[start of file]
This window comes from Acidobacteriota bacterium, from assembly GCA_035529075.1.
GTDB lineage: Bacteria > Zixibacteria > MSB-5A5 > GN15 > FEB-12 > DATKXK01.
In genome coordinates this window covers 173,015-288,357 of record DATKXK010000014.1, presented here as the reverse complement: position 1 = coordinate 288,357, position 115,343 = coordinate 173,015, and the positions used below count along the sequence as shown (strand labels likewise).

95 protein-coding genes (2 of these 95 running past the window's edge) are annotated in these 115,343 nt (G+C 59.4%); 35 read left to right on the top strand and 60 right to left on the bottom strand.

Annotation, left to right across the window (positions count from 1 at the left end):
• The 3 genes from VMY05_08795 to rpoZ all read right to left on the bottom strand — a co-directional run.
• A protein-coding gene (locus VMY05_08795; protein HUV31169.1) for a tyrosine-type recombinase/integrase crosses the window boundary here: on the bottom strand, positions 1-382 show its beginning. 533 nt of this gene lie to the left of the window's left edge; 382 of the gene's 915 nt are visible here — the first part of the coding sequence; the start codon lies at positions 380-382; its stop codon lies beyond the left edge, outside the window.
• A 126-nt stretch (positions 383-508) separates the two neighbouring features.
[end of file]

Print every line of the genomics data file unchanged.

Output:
This window comes from Acidobacteriota bacterium, from assembly GCA_035529075.1.
GTDB lineage: Bacteria > Zixibacteria > MSB-5A5 > GN15 > FEB-12 > DATKXK01.
In genome coordinates this window covers 173,015-288,357 of record DATKXK010000014.1, presented here as the reverse complement: position 1 = coordinate 288,357, position 115,343 = coordinate 173,015, and the positions used below count along the sequence as shown (strand labels likewise).

95 protein-coding genes (2 of these 95 running past the window's edge) are annotated in these 115,343 nt (G+C 59.4%); 35 read left to right on the top strand and 60 right to left on the bottom strand.

Annotation, left to right across the window (positions count from 1 at the left end):
• The 3 genes from VMY05_08795 to rpoZ all read right to left on the bottom strand — a co-directional run.
• A protein-coding gene (locus VMY05_08795; protein HUV31169.1) for a tyrosine-type recombinase/integrase crosses the window boundary here: on the bottom strand, positions 1-382 show its beginning. 533 nt of this gene lie to the left of the window's left edge; 382 of the gene's 915 nt are visible here — the first part of the coding sequence; the start codon lies at positions 380-382; its stop codon lies beyond the left edge, outside the window.
• A 126-nt stretch (positions 383-508) separates the two neighbouring features.